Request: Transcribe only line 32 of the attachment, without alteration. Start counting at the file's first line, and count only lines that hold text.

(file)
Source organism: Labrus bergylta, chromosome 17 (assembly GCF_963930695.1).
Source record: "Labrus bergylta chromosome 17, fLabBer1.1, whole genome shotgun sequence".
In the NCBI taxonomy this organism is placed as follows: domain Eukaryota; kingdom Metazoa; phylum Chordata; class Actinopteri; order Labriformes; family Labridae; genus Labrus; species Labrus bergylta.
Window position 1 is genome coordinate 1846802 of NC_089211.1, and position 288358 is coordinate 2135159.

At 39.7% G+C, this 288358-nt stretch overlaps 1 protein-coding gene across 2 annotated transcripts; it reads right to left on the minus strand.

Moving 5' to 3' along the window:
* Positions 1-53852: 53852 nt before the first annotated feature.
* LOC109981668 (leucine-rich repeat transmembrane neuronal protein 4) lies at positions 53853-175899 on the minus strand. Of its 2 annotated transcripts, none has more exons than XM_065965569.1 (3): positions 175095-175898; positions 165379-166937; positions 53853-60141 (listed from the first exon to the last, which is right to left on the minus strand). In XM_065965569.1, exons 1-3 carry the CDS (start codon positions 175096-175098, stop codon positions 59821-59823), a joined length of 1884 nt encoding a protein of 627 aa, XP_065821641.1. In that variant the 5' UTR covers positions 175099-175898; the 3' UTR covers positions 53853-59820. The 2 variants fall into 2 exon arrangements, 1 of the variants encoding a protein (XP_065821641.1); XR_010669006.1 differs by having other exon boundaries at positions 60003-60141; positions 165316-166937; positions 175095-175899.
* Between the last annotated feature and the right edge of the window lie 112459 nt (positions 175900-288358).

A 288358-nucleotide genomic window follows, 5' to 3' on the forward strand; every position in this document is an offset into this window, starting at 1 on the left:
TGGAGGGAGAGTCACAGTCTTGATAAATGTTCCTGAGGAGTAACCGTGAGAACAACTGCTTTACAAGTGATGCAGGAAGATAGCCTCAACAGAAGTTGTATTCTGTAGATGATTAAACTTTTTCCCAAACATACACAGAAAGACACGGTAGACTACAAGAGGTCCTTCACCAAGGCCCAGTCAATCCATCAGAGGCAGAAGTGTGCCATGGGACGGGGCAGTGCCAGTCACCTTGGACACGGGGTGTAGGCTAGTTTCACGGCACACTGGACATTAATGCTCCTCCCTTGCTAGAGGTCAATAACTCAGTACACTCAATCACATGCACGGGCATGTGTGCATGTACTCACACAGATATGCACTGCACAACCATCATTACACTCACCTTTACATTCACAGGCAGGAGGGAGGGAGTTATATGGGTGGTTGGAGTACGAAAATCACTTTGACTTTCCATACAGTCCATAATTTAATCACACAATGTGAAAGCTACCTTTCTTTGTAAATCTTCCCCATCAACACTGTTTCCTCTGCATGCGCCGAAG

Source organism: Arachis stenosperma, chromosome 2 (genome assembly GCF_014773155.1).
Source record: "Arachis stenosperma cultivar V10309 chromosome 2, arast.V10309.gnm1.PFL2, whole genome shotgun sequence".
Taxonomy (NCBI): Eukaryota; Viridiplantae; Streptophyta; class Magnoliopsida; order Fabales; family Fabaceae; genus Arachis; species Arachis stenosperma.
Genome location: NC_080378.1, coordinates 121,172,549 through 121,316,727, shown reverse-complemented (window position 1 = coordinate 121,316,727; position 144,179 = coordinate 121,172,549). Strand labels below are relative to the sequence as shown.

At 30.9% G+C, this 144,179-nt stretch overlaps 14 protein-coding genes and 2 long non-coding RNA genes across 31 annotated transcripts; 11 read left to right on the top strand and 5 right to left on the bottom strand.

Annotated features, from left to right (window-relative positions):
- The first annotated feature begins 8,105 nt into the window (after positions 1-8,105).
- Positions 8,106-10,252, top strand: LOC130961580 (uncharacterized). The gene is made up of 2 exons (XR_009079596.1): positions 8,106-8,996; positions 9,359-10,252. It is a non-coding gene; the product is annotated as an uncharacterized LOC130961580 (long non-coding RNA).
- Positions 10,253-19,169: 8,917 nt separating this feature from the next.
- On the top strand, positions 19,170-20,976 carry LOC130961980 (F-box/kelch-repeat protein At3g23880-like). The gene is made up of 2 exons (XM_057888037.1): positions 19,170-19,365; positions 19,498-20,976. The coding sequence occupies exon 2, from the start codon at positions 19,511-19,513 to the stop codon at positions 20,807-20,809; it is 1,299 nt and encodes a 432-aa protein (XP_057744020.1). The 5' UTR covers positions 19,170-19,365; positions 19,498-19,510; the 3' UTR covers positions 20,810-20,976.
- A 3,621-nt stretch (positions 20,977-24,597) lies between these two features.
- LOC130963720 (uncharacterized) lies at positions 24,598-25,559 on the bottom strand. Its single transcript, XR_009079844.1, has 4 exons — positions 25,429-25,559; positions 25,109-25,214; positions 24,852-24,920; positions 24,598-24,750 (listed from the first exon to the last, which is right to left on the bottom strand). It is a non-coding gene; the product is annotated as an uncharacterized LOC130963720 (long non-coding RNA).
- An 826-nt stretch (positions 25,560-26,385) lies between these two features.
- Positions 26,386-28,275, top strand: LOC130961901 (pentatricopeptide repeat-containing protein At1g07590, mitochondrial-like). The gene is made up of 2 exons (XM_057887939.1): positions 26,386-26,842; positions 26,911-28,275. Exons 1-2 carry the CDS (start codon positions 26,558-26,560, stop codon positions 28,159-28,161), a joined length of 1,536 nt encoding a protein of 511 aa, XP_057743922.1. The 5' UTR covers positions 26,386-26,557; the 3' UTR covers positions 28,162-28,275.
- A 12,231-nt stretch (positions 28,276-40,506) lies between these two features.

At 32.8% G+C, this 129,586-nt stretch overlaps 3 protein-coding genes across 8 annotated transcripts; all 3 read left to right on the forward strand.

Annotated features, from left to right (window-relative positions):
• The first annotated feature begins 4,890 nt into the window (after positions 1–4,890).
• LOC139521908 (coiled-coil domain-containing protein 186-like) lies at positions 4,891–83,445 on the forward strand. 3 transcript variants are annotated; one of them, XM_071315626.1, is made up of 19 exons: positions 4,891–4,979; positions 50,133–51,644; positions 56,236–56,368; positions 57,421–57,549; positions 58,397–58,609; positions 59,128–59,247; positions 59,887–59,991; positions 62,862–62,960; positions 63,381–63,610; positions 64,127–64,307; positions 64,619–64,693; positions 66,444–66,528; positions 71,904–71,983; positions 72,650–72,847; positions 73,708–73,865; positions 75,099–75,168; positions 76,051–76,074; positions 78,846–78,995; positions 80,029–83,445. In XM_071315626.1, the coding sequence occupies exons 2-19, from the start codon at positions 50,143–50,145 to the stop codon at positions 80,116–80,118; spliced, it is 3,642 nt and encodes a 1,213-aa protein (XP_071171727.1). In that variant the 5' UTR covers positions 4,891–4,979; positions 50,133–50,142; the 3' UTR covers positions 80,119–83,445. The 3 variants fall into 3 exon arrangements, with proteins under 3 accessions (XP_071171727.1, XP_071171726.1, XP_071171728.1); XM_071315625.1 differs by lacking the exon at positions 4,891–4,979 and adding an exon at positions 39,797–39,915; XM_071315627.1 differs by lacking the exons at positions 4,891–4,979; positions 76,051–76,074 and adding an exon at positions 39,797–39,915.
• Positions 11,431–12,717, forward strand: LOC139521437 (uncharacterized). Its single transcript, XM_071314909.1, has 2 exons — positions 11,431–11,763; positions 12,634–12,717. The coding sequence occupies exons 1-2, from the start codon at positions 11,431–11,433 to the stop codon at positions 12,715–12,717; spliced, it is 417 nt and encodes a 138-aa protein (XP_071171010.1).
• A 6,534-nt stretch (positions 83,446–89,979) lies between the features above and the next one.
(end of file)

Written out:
• A 6,534-nt stretch (positions 83,446–89,979) lies between the features above and the next one.